The process of collecting on a judgment in Florida can be complex and can involve various legal tools and procedures. One such tool is the levy or attachment of real property. The levy process involves seizing a judgment debtor’s property to pay the judgment debt, with the goal of selling the levied property to pay the creditor. In Florida, the sheriff’s department is responsible for levying the property and selling it to pay the creditor.
It’s important to understand that under Florida law, there are exemptions to what property can be seized and sold. For example, an individual may choose to exempt one motor vehicle worth $1,000 or less, and one additional personal property item worth $1,000 or less. Corporations and partnerships do not have any exemptions. Additionally, the sheriff cannot seize an individual’s home or homestead or any property that is leased or rented by the judgment debtor.
The process of levying real property begins with obtaining a Writ of Execution. Once the writ has been obtained, it must be delivered to the appropriate sheriff and the associated fees must be paid. This process requires a deposit and instructions for Levy, which is a list describing what is subject to be seized and stored. The sheriff will then sell the property at a public auction to the highest bidder.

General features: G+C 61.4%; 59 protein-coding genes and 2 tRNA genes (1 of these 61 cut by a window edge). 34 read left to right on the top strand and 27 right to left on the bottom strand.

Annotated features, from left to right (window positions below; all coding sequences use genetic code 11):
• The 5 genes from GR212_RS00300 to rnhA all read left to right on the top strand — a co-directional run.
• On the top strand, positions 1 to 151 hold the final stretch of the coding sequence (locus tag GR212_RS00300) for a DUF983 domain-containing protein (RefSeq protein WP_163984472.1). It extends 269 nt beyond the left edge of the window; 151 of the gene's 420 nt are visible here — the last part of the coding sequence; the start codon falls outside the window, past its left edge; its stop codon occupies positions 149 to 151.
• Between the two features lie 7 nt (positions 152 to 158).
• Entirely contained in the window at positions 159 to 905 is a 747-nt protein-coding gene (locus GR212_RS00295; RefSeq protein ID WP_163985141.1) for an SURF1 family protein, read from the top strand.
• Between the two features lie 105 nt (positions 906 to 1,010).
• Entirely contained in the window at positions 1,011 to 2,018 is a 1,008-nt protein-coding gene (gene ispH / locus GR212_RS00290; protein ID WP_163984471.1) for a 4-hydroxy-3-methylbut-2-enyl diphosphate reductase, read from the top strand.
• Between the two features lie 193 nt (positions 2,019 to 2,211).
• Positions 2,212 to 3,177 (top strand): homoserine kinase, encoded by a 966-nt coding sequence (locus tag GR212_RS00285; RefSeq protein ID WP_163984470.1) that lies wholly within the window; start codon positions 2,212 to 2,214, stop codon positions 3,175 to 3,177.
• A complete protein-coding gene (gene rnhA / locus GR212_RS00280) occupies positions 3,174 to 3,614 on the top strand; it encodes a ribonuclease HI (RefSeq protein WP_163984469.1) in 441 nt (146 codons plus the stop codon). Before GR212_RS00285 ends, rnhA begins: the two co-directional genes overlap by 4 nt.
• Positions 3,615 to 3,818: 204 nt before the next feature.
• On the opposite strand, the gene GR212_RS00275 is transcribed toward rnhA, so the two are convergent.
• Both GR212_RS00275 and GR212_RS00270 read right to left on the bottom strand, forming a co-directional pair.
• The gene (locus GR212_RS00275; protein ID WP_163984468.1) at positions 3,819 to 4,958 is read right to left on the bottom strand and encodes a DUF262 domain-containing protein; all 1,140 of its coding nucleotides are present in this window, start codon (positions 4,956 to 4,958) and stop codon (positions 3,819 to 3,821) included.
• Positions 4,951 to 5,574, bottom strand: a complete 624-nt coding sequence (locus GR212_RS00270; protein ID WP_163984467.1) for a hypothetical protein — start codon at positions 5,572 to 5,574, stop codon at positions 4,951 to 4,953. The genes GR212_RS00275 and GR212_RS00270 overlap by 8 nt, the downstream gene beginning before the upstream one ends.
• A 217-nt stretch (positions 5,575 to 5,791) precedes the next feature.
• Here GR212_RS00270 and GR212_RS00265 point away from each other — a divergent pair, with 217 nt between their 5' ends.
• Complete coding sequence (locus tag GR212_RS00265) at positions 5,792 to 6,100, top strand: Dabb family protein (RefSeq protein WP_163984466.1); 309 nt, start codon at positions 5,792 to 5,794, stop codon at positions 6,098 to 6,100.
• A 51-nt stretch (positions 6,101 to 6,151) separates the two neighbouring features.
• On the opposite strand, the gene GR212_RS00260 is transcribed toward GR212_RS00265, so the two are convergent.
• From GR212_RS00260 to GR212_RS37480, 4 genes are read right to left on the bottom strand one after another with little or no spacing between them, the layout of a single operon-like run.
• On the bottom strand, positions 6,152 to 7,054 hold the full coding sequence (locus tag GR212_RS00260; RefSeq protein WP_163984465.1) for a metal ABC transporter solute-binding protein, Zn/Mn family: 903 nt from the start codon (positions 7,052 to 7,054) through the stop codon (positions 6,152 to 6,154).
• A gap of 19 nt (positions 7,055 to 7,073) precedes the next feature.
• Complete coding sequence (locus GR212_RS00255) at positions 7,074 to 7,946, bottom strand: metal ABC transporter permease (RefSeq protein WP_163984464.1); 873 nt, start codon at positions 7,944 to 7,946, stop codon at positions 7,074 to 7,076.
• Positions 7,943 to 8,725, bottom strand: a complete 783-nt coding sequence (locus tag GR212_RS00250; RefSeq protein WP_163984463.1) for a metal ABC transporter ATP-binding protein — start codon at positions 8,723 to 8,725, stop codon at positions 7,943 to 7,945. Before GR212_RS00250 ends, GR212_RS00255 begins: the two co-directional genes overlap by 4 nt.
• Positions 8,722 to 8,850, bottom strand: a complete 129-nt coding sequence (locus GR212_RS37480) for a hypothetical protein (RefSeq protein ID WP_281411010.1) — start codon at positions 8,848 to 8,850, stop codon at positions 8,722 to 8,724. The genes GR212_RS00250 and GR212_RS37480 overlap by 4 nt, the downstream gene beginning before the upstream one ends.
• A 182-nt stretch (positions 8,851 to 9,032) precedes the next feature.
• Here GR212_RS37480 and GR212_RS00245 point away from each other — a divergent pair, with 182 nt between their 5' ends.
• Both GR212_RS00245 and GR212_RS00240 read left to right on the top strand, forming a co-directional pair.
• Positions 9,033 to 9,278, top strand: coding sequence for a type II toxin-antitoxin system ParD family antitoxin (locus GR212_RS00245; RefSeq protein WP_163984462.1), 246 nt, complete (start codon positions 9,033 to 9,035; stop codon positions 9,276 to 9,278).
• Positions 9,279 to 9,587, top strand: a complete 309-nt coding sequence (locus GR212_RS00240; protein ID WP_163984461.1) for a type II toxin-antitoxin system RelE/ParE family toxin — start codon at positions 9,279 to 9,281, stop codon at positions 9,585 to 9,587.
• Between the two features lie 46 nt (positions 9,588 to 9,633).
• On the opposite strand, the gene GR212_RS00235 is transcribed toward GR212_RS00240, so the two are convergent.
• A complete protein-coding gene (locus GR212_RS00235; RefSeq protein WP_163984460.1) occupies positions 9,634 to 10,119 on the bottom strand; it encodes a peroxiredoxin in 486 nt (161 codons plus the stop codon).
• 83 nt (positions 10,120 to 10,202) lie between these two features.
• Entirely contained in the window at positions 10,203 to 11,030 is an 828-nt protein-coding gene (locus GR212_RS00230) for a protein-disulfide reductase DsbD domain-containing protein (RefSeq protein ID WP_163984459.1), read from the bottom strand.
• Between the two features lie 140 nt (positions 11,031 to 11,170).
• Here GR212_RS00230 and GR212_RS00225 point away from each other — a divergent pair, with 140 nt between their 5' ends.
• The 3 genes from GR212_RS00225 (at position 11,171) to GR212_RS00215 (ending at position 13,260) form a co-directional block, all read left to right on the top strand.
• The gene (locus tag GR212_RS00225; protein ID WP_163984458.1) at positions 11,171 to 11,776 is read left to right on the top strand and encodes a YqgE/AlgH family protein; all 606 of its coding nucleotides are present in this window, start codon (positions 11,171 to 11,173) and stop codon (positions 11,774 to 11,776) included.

It’s important to note that before the sheriff can sell any property, certain requirements must be met. This includes a search of court records and UCC records to determine that there are no other or prior liens or existing judgments against the debtor, affidavits must be provided to the sheriff, and an advertisement must be placed in the local papers once all the proper notices have been sent.
Once the sheriff sells the seized property at auction, the sheriff’s department will distribute the money after deducting their costs. If anyone else obtained a judgment lien against the debtor, the sheriff’s office would pay all of the creditors in the order their judgment liens were filed. If the sheriff’s department disburses all of the money before getting to you, you will not receive any payment. If there are no other judgment liens against the debtor, you will be paid first. Remaining funds will be returned to the debtor.
In summary, the levy or attachment process for real property in Florida can be a complex and challenging process, but with the assistance of experienced attorneys, it can be navigated successfully. It’s important to understand the exemptions and requirements that apply in the state of Florida.